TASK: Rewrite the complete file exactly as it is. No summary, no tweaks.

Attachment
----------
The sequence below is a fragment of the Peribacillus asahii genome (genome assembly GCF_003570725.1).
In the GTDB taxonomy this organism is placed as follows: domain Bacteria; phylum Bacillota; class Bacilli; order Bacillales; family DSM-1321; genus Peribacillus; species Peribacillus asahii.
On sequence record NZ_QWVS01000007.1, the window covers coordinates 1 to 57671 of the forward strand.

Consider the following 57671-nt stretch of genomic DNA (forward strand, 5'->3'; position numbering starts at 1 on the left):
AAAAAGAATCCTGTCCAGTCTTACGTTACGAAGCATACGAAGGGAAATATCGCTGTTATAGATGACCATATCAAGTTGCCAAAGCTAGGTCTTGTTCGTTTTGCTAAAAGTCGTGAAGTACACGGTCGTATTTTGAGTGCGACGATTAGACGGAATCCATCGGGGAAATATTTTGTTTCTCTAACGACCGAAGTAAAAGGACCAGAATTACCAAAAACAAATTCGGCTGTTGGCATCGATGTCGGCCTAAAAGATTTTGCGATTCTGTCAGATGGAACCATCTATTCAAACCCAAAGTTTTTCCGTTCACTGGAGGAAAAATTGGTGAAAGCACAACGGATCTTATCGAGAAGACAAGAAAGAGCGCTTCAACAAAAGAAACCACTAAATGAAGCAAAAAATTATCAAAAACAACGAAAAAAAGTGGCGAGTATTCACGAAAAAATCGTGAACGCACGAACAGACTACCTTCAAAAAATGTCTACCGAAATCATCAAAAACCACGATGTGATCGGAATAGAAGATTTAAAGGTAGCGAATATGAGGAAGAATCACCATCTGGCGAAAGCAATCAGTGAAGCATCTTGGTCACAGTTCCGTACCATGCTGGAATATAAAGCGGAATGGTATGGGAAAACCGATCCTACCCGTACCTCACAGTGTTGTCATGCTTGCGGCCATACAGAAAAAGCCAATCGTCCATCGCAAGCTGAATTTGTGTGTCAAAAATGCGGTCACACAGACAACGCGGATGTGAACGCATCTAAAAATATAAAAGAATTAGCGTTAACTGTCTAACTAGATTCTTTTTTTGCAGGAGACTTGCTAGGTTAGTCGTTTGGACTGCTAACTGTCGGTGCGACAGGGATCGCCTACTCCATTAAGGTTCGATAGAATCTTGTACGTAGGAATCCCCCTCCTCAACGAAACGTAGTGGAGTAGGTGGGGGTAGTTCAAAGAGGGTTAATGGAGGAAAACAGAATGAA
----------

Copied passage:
The sequence below is a fragment of the Peribacillus asahii genome (genome assembly GCF_003570725.1).
In the GTDB taxonomy this organism is placed as follows: domain Bacteria; phylum Bacillota; class Bacilli; order Bacillales; family DSM-1321; genus Peribacillus; species Peribacillus asahii.
On sequence record NZ_QWVS01000007.1, the window covers coordinates 1 to 57671 of the forward strand.

Consider the following 57671-nt stretch of genomic DNA (forward strand, 5'->3'; position numbering starts at 1 on the left):
AAAAAGAATCCTGTCCAGTCTTACGTTACGAAGCATACGAAGGGAAATATCGCTGTTATAGATGACCATATCAAGTTGCCAAAGCTAGGTCTTGTTCGTTTTGCTAAAAGTCGTGAAGTACACGGTCGTATTTTGAGTGCGACGATTAGACGGAATCCATCGGGGAAATATTTTGTTTCTCTAACGACCGAAGTAAAAGGACCAGAATTACCAAAAACAAATTCGGCTGTTGGCATCGATGTCGGCCTAAAAGATTTTGCGATTCTGTCAGATGGAACCATCTATTCAAACCCAAAGTTTTTCCGTTCACTGGAGGAAAAATTGGTGAAAGCACAACGGATCTTATCGAGAAGACAAGAAAGAGCGCTTCAACAAAAGAAACCACTAAATGAAGCAAAAAATTATCAAAAACAACGAAAAAAAGTGGCGAGTATTCACGAAAAAATCGTGAACGCACGAACAGACTACCTTCAAAAAATGTCTACCGAAATCATCAAAAACCACGATGTGATCGGAATAGAAGATTTAAAGGTAGCGAATATGAGGAAGAATCACCATCTGGCGAAAGCAATCAGTGAAGCATCTTGGTCACAGTTCCGTACCATGCTGGAATATAAAGCGGAATGGTATGGGAAAACCGATCCTACCCGTACCTCACAGTGTTGTCATGCTTGCGGCCATACAGAAAAAGCCAATCGTCCATCGCAAGCTGAATTTGTGTGTCAAAAATGCGGTCACACAGACAACGCGGATGTGAACGCATCTAAAAATATAAAAGAATTAGCGTTAACTGTCTAACTAGATTCTTTTTTTGCAGGAGACTTGCTAGGTTAGTCGTTTGGACTGCTAACTGTCGGTGCGACAGGGATCGCCTACTCCATTAAGGTTCGATAGAATCTTGTACGTAGGAATCCCCCTCCTCAACGAAACGTAGTGGAGTAGGTGGGGGTAGTTCAAAGAGGGTTAATGGAGGAAAACAGAATGAA